Discussion: Does Home Staging Pay Off?



Original Post Date: September 19, 2012

By: Stefanos Chen

In the luxury-home market, open houses can feel like red-carpet events, and the listing photography can be as glossy as magazine covers. Elaborate staging to woo buyers seems like a given, with the Journal’s House of the Day providing plenty of examples. But after at least one home featured recently in the Journal went without staging, Developments wondered: Do luxury listings really need rented furniture to sell?

Ryan Serhant, an agent with Nest Seekers International and a mainstay on the reality show “Million Dollar Listing New York,” says he always has listings staged, or thoughtfully furnished, before showings. “They think they want to walk into a blank apartment,” he said, but “buyers don’t know what they want until you show it to them.”

Mr. Serhant says furnished apartments almost always sell faster than unfurnished ones because they give the impression of being move-in ready, even though the space will most likely be bare on moving day. (Staging services usually include rented furniture.)

But the real-estate industry wasn’t always sold on the idea. Barbara Brock, a principal at Sold With Style, a “pre-sale consulting firm” that specializes in home staging, says she remembers a time when homes were sold “as-is,” and the notion of paying an outside consultant to prep the space was still the germ of an idea.

Steve Games, chairman and principal of Pacific Sotheby’s International Realty in San Diego County, said staging first gained traction during the housing downturn in the 1980s, when competition for buyers’ attention gave furnished homes the edge. The practice petered out for a while, he said, until coming back with a vengeance in the mid-2000s run-up to the bubble bursting. Now, he says, it’s a permanent fixture.

“I’ve seen staging come and go, and this time I think it’s here to stay,” he said, with more and more agents figuring the cost of staging into their marketing budget. The industry even has its own support base.

The Real Estate Staging Association, a trade group with about 1,000 members who identify as home stagers and “redesigners,” says research proves that staging works. After tracking 174 unfurnished homes listed for sale in 2011, they found that the homes lingered on the market for an average of 156 days. When those same properties were staged and relisted, they sold in an average of 42 days.

Whether the benefits outweigh the costs, though, is another matter. Shell Brodnax, president of the staging association, said home staging will set back the typical home seller $1,500 to $3,000. On the high-end of the market, Brett Baer, president of Meridith Baer Home, a luxury-staging company, says prices can range anywhere from $8,000 to $12,000 for an 800-square-foot condo, to more than $100,000 for a super high-end mansion.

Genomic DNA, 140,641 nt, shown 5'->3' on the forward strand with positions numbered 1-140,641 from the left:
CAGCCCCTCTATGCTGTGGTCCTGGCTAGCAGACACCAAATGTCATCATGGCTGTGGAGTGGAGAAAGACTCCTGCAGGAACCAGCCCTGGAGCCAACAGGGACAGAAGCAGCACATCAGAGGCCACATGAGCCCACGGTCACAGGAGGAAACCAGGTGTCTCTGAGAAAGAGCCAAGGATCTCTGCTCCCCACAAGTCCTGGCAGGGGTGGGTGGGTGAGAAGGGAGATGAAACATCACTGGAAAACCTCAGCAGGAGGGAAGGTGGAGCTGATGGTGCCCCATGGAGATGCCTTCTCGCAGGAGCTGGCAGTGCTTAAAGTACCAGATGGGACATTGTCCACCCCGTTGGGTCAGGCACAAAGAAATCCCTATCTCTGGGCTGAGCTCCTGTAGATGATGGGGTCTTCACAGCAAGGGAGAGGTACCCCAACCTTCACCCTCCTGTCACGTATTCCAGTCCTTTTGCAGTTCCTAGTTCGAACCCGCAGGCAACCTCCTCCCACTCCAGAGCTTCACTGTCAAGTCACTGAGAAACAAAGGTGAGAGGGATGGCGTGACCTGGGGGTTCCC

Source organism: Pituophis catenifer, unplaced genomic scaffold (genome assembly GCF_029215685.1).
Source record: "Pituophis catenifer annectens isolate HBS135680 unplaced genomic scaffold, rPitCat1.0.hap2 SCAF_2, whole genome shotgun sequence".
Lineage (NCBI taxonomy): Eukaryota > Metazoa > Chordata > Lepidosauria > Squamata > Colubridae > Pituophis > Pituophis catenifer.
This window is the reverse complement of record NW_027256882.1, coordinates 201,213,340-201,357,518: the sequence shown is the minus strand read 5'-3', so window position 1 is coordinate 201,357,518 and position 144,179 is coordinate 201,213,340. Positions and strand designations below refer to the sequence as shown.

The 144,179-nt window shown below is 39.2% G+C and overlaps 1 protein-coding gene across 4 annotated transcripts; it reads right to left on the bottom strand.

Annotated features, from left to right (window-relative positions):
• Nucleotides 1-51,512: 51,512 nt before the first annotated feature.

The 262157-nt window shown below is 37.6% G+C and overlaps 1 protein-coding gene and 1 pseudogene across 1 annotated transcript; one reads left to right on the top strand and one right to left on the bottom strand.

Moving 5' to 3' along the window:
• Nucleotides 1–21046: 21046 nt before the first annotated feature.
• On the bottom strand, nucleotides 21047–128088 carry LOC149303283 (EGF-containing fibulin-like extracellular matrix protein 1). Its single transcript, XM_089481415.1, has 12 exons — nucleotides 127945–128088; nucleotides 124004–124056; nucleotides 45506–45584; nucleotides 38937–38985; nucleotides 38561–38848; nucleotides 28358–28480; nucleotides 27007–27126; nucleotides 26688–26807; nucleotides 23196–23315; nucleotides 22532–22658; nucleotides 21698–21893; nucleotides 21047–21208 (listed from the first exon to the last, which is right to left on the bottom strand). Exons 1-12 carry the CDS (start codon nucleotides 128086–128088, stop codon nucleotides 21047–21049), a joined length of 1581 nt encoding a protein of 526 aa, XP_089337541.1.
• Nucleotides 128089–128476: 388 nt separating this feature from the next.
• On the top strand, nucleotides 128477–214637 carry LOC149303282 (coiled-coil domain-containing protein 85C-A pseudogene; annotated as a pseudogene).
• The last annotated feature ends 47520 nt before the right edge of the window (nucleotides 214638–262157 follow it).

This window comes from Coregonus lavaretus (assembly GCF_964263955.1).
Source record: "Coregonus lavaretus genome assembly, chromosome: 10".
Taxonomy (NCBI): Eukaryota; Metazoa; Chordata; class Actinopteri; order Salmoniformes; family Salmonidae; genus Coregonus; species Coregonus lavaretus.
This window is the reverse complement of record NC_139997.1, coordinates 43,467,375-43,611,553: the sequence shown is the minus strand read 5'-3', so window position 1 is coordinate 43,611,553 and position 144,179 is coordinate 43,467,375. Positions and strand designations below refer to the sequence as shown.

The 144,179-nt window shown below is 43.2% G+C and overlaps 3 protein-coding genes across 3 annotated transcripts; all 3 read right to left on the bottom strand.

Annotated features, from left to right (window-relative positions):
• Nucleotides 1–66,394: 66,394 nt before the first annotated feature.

As several agents pointed out, though, the cost of staging can seem reasonable when the alternative could be a languishing listing.

There’s also the persnickety problem of taste. As most home stagers and real-estate agents will attest, the key is choosing a neutral, “clean” layout that won’t offend the typical buyer.

“Poorly done staging is as damaging as well-done staging can be to the success of a project,” Mr. Games said.

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Housing Recovery Gains Traction


By: Sarah Portlock and Alan Zibel

September 19, 2012

WASHINGTON—Sales of previously occupied homes and construction of single-family homes last month reached the highest level in more than two years as the turnaround of the long-troubled sector provides a boost to the tepid economic recovery.

Existing-home sales increased 7.8% in August from a month earlier to a seasonally adjusted annual rate of 4.82 million, the National Association of Realtors said Wednesday. The month’s sales were 9.3% above the same month a year earlier and are the highest since May 2010 when first-time homebuyers were rushing to qualify for a tax credit.

Meanwhile, housing starts increased 2.3% last month from July to a seasonally adjusted annual rate of 750,000, according to a separate Commerce Department report Wednesday. Single-family home construction, which made up 71% of housing starts last month, was up to its highest levels since April 2010.

“The U.S. housing recovery is for real,” said Sal Guatieri, senior economist with BMO Capital Markets.